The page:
On September 23rd and 24th we took Atlas out one more time to try to push the current endurance records and give the rest of the team members a chance to fly. Overall it was a great success with Trefor Evans setting a new world record at 86 seconds, Alexis Reichert setting a new women's world record at 53 seconds, and twelve new people added to the list of the few who have lifted off under their own power! Check out the flight videos at youtu.be/LGBtdSdCUw0and youtu.be/MfR85XTzeQc.
Going into the flight tests, our goal was to set new men's and women's records and to truly demonstrate what Atlas was capable of. Our in-flight power measurements show that for an 160 lbs pilot, somewhere between 410 and 440 Watts is required to maintain a low hover. In peak form, Todd's best power test resulted in 430 Watts for 5 min 53 seconds, so we knew that flights in the range of 5 minutes where possible. However, we had never pushed for endurance before, and as with anything of this nature we anticipated that there would be unforeseen problems.
The first issue to overcome was that of the drive line length. The drive lines spool from the rotor onto a hoop around the cranks, and there's only about 85-90 seconds worth of line before you run out. Since we weren't going for any more high altitude flights (which required over 1100 Watts during the AHS Sikorsky Prize flight), we switched to thinner drive lines. Thinner lines don't take up as much room when they stack on the spool (see photo below), which meant we could use longer lines and extend our flight time to roughly 4 min 30 seconds.
On the first day, before switching to thinner lines, we wanted to make sure we secured the endurance records. Trefor Evans did all of the trim flights, and then took a break for Alexis' record attempt. Alexis was one of the original team members that helped build Atlas during the summer of 2012, and coincidentally Todd's little sister (hence the genetically abnormally sized quads). Alexis is an avid biker with a strong athletic background in rowing and rugby. Alexis got one practice run with a 10 second flight before warming up for a record attempt. Blasting past the previous record of 11.4 seconds, Alexis was called down as she approached the rear wall at 47 seconds. A smooth flight and a new world record!
Next Trefor jumped back on and pounded out a 73 second flight (just shy of the record) that was called down because he was drifting too close to the wall. Trefor was also one of the original Atlas team members, responsible for the design optimization of the truss structure, and one of the two trim pilots throughout the testing of Atlas. Coincidentally Trefor also has a background in rowing and rugby (actually, so does Todd) and is a strong cyclist. After small adjustments he pushed to 83 seconds, setting a new endurance record before being called down because the drive line had nearly run out.
By the end of the first day, we had seen what Atlas could do with the short drive lines, and now it was time to up our game. Given the nature of this beast, it was not surprising that we ran into a few issues. With Calvin Moes at the helm we started to fine tune the trimming, but it proved to be quite difficult. It seemed as though the thinner drive line (being much more flexible) would amplify imbalances in the rotors, and after a certain amount of time the rotors would be dangerously close to striking the bracing lines. At the same time we noticed a multitude of cracks in the drive spools. Since the line is being spooled on under tension, each new wrap on the drive spool adds an additional structural load. With many flights in the 1 minute range, the spools were showing some serious damage. We decided that to be safe we wouldn't exceed 2 minutes 30 seconds, and that we would stick with the lighter pilots. Todd wasn't as light as when he was dieting for the AHS Sikorsky Prize, and both Calvin and Trefor were likely both capable of reaching our newly defined limit of 2 min 30 sec. So with Calvin on board we attempted to further the endurance record once more.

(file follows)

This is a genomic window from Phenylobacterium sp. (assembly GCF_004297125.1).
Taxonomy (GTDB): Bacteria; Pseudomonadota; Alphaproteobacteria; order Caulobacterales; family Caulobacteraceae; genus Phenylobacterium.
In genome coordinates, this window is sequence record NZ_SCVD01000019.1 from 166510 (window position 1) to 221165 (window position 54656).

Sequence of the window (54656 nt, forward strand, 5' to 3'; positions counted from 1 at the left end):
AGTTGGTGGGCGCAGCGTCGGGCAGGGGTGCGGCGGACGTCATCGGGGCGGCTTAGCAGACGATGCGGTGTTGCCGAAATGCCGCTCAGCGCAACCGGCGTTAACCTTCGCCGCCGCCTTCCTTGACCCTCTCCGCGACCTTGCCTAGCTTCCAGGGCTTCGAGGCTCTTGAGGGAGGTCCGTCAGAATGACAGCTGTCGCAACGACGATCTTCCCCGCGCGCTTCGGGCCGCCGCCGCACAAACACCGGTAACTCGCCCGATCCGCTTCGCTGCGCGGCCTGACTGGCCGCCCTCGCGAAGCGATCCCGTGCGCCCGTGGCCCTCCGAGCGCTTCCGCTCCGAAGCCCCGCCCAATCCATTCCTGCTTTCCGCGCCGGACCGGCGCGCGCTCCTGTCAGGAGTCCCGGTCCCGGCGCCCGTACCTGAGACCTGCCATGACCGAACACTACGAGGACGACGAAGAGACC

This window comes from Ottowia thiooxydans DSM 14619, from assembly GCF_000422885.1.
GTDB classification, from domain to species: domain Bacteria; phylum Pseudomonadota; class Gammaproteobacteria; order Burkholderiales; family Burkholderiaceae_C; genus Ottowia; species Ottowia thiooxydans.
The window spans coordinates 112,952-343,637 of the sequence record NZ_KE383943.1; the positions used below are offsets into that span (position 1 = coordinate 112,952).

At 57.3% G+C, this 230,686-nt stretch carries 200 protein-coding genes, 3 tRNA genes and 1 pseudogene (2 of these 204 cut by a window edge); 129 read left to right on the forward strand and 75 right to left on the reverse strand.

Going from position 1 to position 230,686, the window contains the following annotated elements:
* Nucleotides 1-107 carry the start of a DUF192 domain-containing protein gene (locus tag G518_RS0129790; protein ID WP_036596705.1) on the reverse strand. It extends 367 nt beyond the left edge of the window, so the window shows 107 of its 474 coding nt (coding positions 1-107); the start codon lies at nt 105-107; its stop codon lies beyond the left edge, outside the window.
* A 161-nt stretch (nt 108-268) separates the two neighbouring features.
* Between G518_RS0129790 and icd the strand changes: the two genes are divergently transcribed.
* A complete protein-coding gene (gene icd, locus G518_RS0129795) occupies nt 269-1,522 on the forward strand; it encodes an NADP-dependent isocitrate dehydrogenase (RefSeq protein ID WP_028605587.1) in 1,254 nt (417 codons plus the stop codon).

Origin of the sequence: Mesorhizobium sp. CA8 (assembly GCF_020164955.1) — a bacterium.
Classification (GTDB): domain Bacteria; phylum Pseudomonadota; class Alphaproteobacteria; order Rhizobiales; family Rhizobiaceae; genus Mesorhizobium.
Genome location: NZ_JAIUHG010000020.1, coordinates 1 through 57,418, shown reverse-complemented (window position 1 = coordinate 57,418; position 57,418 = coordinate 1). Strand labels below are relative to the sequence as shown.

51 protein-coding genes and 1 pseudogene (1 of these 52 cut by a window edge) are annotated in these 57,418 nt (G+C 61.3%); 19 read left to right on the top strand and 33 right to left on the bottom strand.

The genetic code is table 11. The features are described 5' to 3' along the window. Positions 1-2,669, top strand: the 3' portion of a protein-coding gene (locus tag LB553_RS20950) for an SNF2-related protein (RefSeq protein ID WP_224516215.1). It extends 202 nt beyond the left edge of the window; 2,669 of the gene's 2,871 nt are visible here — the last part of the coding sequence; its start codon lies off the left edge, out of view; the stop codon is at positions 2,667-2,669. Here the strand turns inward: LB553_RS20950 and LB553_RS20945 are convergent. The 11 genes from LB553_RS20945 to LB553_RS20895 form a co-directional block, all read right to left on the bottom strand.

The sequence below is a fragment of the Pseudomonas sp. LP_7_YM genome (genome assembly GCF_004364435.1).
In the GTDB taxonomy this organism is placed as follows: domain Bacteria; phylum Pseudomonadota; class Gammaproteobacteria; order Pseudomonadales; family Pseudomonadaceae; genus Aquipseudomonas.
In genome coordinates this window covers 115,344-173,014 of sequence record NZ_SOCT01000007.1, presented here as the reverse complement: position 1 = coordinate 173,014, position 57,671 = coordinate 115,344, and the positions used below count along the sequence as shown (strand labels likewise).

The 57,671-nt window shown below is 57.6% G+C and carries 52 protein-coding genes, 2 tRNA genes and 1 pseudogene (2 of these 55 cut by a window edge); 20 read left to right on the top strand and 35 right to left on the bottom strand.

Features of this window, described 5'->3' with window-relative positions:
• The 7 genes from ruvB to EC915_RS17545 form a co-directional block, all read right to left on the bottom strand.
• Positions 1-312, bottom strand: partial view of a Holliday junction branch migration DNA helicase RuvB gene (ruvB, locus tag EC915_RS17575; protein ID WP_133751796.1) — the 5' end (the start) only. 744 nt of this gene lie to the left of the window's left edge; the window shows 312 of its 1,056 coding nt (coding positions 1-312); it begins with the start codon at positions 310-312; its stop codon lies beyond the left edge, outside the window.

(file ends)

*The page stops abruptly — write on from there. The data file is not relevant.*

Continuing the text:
Calvin is also one of the original team members, responsible for the rotor spools and the incredible carbon-fibre work around the drive spools. Calvin has an incredibly diverse background and is a strong overall athlete. On the record attempt he held strong to 57 seconds, but was called down because of the rotor imbalances where getting too large. Although the problem of the cracks in the drive spool and the imbalances in the rotor could be figured out given enough time, we decided not to push fate and to switch over to our second goal: to fly as many team members as we possibly could!
Before September 24th there had been more people that had walked on the surface of the moon than people that had flown a human-powered helicopter. Now this is distinctly not the case 😉 A huge congratulations to the twelve new pilots who all earned their flight time with their hard work, passion and dedication to the Atlas team! First up was Alexis, who managed to push her previous day's world record to an incredible 53 seconds! After that we cycled through the rest of the team, with pretty much everyone taking off without a problem including 52 year old Professor Jun Nogami, 55 year old retired Sikorsky VP Marc Poland, and 15 year of Davy Evans (Trefor's younger brother). Finally, at the end of a great day, Marc Jutras took off, loaded with a few cans of Molson Canadian, for our entry in the HobbyKing Multi-Rotor Beer Lift Competition! Great work everyone! Tonnes of fun 😉